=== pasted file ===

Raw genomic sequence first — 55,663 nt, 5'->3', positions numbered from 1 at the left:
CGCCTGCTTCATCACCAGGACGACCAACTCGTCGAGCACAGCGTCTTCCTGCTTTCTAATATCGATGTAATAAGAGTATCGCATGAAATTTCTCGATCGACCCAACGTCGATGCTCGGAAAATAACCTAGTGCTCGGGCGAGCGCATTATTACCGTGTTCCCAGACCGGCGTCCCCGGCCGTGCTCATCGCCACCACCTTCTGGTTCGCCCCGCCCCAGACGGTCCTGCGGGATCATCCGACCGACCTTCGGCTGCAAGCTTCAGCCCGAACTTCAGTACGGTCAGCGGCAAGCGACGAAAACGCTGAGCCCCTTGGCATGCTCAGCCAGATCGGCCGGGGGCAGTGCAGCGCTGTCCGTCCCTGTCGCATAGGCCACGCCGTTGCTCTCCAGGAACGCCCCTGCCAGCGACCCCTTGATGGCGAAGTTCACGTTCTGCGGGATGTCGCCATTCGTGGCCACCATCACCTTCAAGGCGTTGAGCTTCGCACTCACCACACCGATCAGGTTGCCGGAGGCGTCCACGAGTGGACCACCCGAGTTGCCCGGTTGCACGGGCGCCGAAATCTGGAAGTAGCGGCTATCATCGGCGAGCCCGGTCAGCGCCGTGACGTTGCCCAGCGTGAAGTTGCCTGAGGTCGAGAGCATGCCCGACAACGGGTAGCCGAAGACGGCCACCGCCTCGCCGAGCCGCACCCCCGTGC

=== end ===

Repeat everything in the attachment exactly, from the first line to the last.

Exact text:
Raw genomic sequence first — 55,663 nt, 5'->3', positions numbered from 1 at the left:
CGCCTGCTTCATCACCAGGACGACCAACTCGTCGAGCACAGCGTCTTCCTGCTTTCTAATATCGATGTAATAAGAGTATCGCATGAAATTTCTCGATCGACCCAACGTCGATGCTCGGAAAATAACCTAGTGCTCGGGCGAGCGCATTATTACCGTGTTCCCAGACCGGCGTCCCCGGCCGTGCTCATCGCCACCACCTTCTGGTTCGCCCCGCCCCAGACGGTCCTGCGGGATCATCCGACCGACCTTCGGCTGCAAGCTTCAGCCCGAACTTCAGTACGGTCAGCGGCAAGCGACGAAAACGCTGAGCCCCTTGGCATGCTCAGCCAGATCGGCCGGGGGCAGTGCAGCGCTGTCCGTCCCTGTCGCATAGGCCACGCCGTTGCTCTCCAGGAACGCCCCTGCCAGCGACCCCTTGATGGCGAAGTTCACGTTCTGCGGGATGTCGCCATTCGTGGCCACCATCACCTTCAAGGCGTTGAGCTTCGCACTCACCACACCGATCAGGTTGCCGGAGGCGTCCACGAGTGGACCACCCGAGTTGCCCGGTTGCACGGGCGCCGAAATCTGGAAGTAGCGGCTATCATCGGCGAGCCCGGTCAGCGCCGTGACGTTGCCCAGCGTGAAGTTGCCTGAGGTCGAGAGCATGCCCGACAACGGGTAGCCGAAGACGGCCACCGCCTCGCCGAGCCGCACCCCCGTGC